GROUP (ALL) ACTIVITIES

 

  • Two speech-language pathologists (SLPs) led a group of 10 -12 young adults. Volunteers assisted the SLPs.

 

  • Activities in the group included

– “information sharing,

– conversational exchanges, and

– planning” (p. 591)

– review and wrap-up

 

  • On an irregular basis, C or one of the SLPs acknowledged P’s acceptable loudness levels during group conversations. The acknowledgements varied from public to private.

Hoque (2008)

September 8, 2016

ANALYSIS GUIDELINES

Comparison Research

 

NOTE: The focus of the investigation is not on intervention. Accordingly, no summary of intervention is included in the review.

 

KEY:

 

ASD = Autism Spectrum Disorder

DS = Down syndrome

EI = early intervention

NA = Not Applicable

P = participant or patient

pmh = Patricia Hargrove, blog developer

SLP = speech-language pathologist

 

 

SOURCE: Hoque, M. E. (2008). Analysis of speech properties of neurotypicals and individuals diagnosed with autism and Down syndrome. Proceedings of the 10th International ACM SIGACCESS Conference on Computers and Accessibility (Assets ’08). ACM, New York, NY, USA, 311-312. ARTICLE: DOI=http://dx.doi.org/10.1145/1414471.1414554

 

REVIEWER(S): pmh

 

DATE: August 28, 2016

 

ASSIGNED GRADE FOR OVERALL QUALITY: Not graded; this investigation was concerned with the nature of prosodic impairments in individuals diagnosed with Autism Spectrum Disorder (ASD) or Down syndrome (DS.)

 

TAKE AWAY: This brief report in conference proceedings of an investigation involving a small number of participants provides preliminary support for differential use of prosody among NT Ps, ASD Ps, and DS Ps. NT Ps exhibited longer speaking turns than ASD and DS peers and they were most likely to produce pause features that corresponded to typical pause strategies. DS Ps produced speech with higher energy values than DS or NT peers. In addition, ASD (but not DS Ps) and NT Ps produced the same number of rising and falling edges in conversation. However, both the ASD and DS Ps differed from the NT peers in their execution of rising and falling edges with NT Ps producing higher maximum. Interestingly, the DS Ps productions of edges also were higher than the ASD Ps.

 

 

  1. What type of evidence was identified?

                                                                                                           

  • What was the type of design? Comparison Research

 

  • What was the focus of the research? Clinically Related

                                                                                                           

  • What was the level of support associated with the type of evidence? Level = B

 

                                                                                                           

  1. Group membership determination:

                                                                                                           

  • If there were groups, were participants randomly assigned to groups? Not Applicable (NA)

 

 

  1. Were experimental conditions concealed?

                                                                                                           

  • from participants (Ps)? NA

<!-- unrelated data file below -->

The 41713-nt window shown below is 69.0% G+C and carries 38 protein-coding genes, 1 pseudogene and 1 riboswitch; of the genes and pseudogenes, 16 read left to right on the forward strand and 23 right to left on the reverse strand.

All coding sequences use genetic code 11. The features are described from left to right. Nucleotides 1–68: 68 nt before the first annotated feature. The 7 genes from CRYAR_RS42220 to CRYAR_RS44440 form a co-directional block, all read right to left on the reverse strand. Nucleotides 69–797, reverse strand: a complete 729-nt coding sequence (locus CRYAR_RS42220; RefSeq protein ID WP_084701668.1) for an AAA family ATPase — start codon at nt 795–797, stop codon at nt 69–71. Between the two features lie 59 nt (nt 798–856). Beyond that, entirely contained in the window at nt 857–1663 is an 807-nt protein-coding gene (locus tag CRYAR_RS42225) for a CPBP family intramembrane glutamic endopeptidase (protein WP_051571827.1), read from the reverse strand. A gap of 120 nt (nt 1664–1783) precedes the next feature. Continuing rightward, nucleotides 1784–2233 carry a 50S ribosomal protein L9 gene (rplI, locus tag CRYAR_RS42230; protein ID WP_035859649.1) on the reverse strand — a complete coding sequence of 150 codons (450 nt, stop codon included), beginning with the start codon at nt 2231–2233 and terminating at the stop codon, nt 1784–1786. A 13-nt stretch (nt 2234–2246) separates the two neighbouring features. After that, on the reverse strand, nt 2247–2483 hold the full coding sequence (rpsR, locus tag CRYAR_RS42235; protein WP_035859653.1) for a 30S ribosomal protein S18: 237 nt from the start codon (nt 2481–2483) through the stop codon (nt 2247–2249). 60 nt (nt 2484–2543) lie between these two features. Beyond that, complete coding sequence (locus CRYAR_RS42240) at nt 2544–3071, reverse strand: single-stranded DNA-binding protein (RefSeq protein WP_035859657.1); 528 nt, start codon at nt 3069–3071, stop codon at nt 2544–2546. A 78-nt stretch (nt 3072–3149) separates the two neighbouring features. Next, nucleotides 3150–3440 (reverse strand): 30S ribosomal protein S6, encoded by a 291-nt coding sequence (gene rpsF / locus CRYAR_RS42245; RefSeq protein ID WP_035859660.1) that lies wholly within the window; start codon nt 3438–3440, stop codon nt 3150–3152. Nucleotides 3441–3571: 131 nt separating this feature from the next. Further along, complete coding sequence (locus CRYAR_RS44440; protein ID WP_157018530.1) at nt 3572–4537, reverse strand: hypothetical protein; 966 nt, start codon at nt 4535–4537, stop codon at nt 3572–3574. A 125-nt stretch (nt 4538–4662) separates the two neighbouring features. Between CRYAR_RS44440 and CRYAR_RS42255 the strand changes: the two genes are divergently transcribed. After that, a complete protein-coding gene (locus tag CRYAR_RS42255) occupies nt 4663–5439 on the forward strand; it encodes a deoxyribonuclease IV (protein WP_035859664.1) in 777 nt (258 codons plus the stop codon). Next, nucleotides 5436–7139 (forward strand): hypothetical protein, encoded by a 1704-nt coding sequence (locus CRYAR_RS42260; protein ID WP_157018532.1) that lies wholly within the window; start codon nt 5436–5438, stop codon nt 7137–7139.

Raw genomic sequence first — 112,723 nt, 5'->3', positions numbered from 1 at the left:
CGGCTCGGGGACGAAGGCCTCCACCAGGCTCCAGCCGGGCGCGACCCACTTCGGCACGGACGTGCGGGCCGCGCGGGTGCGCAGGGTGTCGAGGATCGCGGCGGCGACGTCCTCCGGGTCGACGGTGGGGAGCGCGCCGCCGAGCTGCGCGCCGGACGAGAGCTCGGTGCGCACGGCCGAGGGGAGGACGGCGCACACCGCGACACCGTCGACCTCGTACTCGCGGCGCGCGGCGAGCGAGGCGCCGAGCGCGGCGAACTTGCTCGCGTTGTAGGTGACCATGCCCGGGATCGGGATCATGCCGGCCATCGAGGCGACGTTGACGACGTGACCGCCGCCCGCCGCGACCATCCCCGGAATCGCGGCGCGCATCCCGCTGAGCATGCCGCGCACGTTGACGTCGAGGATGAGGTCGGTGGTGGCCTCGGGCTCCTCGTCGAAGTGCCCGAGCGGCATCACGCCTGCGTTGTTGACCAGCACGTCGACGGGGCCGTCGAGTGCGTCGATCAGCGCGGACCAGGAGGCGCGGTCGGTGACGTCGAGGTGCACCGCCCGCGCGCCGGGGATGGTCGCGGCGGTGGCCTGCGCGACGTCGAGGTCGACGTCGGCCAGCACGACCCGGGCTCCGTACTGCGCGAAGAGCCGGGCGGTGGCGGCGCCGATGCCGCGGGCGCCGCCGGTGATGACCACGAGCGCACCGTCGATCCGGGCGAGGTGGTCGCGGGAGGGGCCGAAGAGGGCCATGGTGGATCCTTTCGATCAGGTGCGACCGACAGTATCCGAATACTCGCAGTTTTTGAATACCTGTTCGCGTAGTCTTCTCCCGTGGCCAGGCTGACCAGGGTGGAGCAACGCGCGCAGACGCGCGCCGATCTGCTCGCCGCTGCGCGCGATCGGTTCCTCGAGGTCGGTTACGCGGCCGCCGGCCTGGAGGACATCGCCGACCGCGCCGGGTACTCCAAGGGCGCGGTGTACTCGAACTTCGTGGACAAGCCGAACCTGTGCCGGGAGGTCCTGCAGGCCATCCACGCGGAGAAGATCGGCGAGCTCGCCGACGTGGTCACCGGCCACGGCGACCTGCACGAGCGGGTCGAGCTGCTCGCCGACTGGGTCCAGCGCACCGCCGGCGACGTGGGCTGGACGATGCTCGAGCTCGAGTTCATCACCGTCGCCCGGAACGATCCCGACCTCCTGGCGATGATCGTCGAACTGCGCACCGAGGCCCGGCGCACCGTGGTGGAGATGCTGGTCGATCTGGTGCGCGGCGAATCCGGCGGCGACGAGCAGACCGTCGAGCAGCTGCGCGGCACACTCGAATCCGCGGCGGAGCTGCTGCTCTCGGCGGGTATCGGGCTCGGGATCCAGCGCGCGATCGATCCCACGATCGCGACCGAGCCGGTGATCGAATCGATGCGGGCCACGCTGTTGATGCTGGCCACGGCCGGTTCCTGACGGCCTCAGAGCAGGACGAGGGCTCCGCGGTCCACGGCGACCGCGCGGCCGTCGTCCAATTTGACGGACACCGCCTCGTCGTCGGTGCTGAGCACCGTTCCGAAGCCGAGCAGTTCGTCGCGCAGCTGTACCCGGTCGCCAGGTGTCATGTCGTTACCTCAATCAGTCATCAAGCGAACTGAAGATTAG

• from administrators of experimental conditions? NA

                                                                    

  • from analyzers/judges? NA

                                                                    

 

  1. Were the groups adequately described? No

 

–   How many participants were involved in the study?

  • total # of Ps: 6
  • # of groups: 3
  • List names of groups and the number of Ps in each group:

     – Autism Spectrum Disorder (ASD) = 3

– Down syndrome (DS) = 1

– Neurotypical (NT) = 2

 

  • Did all groups maintain membership throughout the investigation? Yes, there was only one session.

                                                                                

– CONTROLLED CHARACTERISTICS—none described                 

 

– DESCRIBED CHARACTERISTICS

  • education of Ps: All ASD and DS Ps attended a nonprofit school that provided early intervention (EI) services to children with disabilities
  • severity of ASD: mild or moderate

 

– Were the groups similar? Unclear

                                                         

– Were the communication problems adequately described?

 

 

  1. What were the different conditions for this research?

                                                                                                             

– Subject (Classification) Groups? Yes

  • ASD
  • DS
  • NT

                                                               

– Experimental Conditions? No

 

–  Criterion/Descriptive Conditions? No

 

 

  1. Were the groups controlled acceptably?

 

 

  1. Were dependent measures appropriate and meaningful? Yes

                                                                                                             

– DEPENDENT MEASURES:

 

NOTE: The investigator noted that more than 50 features associated with segmental and suprasegmental aspects of speech were analyzed but only the following prosody related features are listed here

 

PITCH FEATURES